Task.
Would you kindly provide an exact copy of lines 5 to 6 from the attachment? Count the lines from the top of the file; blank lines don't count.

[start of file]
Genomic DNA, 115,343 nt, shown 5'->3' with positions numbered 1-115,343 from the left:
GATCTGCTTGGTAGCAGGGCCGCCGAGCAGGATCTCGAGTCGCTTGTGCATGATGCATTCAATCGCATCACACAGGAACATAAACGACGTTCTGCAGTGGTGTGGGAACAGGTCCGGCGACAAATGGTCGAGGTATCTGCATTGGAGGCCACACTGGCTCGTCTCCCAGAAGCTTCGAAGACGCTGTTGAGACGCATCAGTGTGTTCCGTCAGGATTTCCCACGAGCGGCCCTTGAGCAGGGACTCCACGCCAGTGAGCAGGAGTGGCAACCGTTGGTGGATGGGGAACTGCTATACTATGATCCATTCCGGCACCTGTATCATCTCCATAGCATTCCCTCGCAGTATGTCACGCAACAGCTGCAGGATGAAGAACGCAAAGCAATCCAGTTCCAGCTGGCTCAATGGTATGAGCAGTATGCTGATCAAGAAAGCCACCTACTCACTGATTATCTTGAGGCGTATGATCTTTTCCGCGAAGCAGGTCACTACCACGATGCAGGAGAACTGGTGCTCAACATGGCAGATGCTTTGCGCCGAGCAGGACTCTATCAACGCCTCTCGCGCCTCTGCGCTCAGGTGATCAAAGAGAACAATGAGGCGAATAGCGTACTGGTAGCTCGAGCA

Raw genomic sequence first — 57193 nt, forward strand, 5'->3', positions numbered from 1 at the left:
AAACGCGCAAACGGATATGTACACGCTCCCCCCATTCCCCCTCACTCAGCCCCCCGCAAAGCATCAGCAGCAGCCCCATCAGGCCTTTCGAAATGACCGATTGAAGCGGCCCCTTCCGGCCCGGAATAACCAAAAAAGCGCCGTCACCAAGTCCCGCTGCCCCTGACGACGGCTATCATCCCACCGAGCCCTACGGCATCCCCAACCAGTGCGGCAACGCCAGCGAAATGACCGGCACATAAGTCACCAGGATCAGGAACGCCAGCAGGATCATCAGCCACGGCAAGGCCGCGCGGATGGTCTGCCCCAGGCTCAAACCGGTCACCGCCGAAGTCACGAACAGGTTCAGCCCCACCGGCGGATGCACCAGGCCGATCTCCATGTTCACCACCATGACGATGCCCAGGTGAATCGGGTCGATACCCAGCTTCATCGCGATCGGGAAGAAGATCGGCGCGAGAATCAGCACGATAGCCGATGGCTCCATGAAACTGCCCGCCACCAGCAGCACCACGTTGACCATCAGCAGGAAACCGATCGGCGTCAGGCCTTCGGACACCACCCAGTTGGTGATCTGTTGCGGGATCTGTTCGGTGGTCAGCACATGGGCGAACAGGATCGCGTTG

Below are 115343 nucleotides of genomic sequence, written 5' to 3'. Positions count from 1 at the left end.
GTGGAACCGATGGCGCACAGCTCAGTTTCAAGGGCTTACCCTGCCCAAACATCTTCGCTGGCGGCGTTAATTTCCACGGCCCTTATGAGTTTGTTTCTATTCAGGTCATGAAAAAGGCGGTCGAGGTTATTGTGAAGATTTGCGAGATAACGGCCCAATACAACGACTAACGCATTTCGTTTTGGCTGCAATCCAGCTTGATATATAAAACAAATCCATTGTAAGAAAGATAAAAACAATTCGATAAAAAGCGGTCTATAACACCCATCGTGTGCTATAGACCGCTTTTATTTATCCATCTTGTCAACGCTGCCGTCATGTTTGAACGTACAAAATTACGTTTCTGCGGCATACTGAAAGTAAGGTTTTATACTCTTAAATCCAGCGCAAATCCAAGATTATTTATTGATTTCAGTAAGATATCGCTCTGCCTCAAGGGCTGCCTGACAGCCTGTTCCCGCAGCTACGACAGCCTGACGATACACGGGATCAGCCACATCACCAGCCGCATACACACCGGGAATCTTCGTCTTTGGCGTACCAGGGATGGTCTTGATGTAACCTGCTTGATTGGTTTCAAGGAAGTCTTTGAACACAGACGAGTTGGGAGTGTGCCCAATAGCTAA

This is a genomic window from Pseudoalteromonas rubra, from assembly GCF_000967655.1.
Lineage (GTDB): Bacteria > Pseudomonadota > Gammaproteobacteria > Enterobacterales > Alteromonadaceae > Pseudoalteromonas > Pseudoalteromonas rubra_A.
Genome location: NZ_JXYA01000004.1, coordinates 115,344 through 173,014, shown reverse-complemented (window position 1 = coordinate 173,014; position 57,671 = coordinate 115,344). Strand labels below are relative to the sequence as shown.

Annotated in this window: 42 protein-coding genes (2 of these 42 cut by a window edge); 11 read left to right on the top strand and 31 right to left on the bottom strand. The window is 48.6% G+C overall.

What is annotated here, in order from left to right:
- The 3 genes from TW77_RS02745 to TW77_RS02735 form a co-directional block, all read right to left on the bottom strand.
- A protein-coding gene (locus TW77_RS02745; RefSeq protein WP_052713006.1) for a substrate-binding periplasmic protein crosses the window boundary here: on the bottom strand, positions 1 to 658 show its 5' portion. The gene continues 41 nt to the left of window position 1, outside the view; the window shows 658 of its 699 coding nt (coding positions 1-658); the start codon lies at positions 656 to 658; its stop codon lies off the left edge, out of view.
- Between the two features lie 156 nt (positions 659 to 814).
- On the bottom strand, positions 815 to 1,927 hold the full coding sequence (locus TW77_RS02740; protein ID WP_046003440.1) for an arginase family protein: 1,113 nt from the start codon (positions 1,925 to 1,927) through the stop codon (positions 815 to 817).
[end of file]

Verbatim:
Below are 115343 nucleotides of genomic sequence, written 5' to 3'. Positions count from 1 at the left end.
GTGGAACCGATGGCGCACAGCTCAGTTTCAAGGGCTTACCCTGCCCAAACATCTTCGCTGGCGGCGTTAATTTCCACGGCCCTTATGAGTTTGTTTCTATTCAGGTCATGAAAAAGGCGGTCGAGGTTATTGTGAAGATTTGCGAGATAACGGCCCAATACAACGACTAACGCATTTCGTTTTGGCTGCAATCCAGCTTGATATATAAAACAAATCCATTGTAAGAAAGATAAAAACAATTCGATAAAAAGCGGTCTATAACACCCATCGTGTGCTATAGACCGCTTTTATTTATCCATCTTGTCAACGCTGCCGTCATGTTTGAACGTACAAAATTACGTTTCTGCGGCATACTGAAAGTAAGGTTTTATACTCTTAAATCCAGCGCAAATCCAAGATTATTTATTGATTTCAGTAAGATATCGCTCTGCCTCAAGGGCTGCCTGACAGCCTGTTCCCGCAGCTACGACAGCCTGACGATACACGGGATCAGCCACATCACCAGCCGCATACACACCGGGAATCTTCGTCTTTGGCGTACCAGGGATGGTCTTGATGTAACCTGCTTGATTGGTTTCAAGGAAGTCTTTGAACACAGACGAGTTGGGAGTGTGCCCAATAGCTAA